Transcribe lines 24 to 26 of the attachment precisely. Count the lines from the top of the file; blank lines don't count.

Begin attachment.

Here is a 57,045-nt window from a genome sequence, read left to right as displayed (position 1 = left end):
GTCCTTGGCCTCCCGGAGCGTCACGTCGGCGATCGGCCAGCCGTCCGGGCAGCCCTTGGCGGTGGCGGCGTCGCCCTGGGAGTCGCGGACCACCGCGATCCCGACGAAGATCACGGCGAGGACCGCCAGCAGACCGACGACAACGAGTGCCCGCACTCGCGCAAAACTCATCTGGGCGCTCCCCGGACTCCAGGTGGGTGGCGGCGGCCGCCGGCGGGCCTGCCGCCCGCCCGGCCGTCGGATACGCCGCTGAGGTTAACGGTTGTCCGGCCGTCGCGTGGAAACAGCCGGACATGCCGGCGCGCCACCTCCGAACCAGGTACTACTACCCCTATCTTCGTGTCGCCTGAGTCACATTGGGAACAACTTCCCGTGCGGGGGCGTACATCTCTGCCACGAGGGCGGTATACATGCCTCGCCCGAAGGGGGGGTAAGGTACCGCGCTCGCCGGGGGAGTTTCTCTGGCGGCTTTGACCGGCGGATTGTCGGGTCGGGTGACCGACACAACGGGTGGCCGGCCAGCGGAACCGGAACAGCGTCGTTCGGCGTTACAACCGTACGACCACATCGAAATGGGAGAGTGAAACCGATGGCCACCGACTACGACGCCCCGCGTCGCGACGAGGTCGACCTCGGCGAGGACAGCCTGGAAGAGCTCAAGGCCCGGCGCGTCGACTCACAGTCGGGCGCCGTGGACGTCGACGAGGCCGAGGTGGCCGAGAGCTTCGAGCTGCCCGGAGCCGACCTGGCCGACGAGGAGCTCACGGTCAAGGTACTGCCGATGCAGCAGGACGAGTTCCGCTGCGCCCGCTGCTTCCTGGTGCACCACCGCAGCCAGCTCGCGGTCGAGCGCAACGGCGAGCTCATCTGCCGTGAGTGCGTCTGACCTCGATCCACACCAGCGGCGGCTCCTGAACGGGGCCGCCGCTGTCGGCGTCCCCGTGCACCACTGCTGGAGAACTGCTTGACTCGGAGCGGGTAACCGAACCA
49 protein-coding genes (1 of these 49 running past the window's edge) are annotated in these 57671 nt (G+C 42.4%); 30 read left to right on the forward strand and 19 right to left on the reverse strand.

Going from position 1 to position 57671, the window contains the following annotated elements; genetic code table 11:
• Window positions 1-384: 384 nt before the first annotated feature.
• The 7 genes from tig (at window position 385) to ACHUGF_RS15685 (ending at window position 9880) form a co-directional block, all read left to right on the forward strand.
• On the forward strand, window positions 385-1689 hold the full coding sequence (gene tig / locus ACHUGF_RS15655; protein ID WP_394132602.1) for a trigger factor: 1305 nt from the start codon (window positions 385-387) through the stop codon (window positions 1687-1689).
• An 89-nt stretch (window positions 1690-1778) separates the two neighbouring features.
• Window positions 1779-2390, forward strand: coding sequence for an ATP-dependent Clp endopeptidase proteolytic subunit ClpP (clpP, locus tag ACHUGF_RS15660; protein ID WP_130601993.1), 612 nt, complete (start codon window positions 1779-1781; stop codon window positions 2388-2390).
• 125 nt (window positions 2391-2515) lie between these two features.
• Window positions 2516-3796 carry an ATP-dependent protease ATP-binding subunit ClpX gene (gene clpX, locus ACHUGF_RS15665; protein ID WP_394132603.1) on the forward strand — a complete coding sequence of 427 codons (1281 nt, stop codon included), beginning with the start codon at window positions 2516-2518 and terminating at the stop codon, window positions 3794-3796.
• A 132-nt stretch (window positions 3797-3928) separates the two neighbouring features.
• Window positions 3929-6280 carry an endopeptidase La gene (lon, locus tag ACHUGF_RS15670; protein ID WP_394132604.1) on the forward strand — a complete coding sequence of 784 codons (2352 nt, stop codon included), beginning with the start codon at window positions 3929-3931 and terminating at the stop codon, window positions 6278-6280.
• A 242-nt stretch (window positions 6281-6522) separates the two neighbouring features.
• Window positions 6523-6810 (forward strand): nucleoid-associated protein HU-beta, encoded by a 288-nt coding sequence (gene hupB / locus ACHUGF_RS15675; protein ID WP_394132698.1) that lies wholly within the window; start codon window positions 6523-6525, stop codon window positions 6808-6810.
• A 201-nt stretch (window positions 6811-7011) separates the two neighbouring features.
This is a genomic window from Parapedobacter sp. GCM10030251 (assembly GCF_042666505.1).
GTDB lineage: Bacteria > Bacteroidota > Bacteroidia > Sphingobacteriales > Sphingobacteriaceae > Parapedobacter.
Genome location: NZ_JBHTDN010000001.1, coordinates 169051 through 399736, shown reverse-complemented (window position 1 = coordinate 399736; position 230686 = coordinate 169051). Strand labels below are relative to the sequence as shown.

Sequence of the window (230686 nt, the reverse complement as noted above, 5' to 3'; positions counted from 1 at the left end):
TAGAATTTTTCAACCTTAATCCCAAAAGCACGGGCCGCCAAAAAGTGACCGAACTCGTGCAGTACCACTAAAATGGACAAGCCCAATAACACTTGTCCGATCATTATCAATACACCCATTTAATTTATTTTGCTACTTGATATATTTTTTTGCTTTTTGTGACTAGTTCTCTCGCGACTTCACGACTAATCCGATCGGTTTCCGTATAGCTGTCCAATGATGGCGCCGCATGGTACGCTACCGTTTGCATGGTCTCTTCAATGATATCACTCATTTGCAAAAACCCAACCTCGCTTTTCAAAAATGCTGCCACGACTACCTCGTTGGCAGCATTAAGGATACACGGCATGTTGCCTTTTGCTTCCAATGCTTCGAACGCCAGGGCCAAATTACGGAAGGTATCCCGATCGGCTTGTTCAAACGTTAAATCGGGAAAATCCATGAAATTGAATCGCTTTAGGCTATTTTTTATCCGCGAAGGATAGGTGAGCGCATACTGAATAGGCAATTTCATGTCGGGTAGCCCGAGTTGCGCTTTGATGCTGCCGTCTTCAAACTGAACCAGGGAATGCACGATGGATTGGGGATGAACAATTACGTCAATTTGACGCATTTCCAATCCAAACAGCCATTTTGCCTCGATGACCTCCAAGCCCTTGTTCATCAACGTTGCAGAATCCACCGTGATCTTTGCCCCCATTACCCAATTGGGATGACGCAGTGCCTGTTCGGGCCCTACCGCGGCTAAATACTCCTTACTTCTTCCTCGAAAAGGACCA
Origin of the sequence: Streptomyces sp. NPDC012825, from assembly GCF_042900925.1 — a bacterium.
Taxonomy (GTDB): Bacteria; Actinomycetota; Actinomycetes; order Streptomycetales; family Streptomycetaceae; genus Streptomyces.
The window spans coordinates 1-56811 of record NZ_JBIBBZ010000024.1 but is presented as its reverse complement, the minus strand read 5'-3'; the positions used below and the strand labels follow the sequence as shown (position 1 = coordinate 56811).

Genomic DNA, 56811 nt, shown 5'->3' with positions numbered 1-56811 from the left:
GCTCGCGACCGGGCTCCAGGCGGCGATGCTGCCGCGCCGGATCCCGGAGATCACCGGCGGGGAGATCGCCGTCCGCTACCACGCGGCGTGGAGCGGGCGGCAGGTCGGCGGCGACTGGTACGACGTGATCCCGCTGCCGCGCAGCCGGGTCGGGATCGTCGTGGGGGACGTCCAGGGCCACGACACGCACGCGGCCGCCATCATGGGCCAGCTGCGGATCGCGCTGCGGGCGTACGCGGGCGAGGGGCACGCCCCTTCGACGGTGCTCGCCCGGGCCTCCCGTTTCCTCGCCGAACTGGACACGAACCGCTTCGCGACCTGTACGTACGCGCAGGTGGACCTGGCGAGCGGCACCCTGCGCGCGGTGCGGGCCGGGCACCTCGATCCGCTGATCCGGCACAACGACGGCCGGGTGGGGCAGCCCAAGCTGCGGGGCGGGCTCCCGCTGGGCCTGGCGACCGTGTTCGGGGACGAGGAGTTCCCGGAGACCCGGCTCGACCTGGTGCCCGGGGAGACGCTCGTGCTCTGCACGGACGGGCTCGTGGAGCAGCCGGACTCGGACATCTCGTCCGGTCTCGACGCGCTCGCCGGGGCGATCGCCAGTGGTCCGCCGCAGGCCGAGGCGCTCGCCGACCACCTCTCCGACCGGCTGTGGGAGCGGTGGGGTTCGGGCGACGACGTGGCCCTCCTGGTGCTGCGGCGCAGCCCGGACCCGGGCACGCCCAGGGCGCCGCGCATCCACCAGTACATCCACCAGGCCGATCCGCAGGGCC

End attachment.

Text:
The window spans coordinates 1-56811 of record NZ_JBIBBZ010000024.1 but is presented as its reverse complement, the minus strand read 5'-3'; the positions used below and the strand labels follow the sequence as shown (position 1 = coordinate 56811).

Genomic DNA, 56811 nt, shown 5'->3' with positions numbered 1-56811 from the left:
GCTCGCGACCGGGCTCCAGGCGGCGATGCTGCCGCGCCGGATCCCGGAGATCACCGGCGGGGAGATCGCCGTCCGCTACCACGCGGCGTGGAGCGGGCGGCAGGTCGGCGGCGACTGGTACGACGTGATCCCGCTGCCGCGCAGCCGGGTCGGGATCGTCGTGGGGGACGTCCAGGGCCACGACACGCACGCGGCCGCCATCATGGGCCAGCTGCGGATCGCGCTGCGGGCGTACGCGGGCGAGGGGCACGCCCCTTCGACGGTGCTCGCCCGGGCCTCCCGTTTCCTCGCCGAACTGGACACGAACCGCTTCGCGACCTGTACGTACGCGCAGGTGGACCTGGCGAGCGGCACCCTGCGCGCGGTGCGGGCCGGGCACCTCGATCCGCTGATCCGGCACAACGACGGCCGGGTGGGGCAGCCCAAGCTGCGGGGCGGGCTCCCGCTGGGCCTGGCGACCGTGTTCGGGGACGAGGAGTTCCCGGAGACCCGGCTCGACCTGGTGCCCGGGGAGACGCTCGTGCTCTGCACGGACGGGCTCGTGGAGCAGCCGGACTCGGACATCTCGTCCGGTCTCGACGCGCTCGCCGGGGCGATCGCCAGTGGTCCGCCGCAGGCCGAGGCGCTCGCCGACCACCTCTCCGACCGGCTGTGGGAGCGGTGGGGTTCGGGCGACGACGTGGCCCTCCTGGTGCTGCGGCGCAGCCCGGACCCGGGCACGCCCAGGGCGCCGCGCATCCACCAGTACATCCACCAGGCCGATCCGCAGGGCC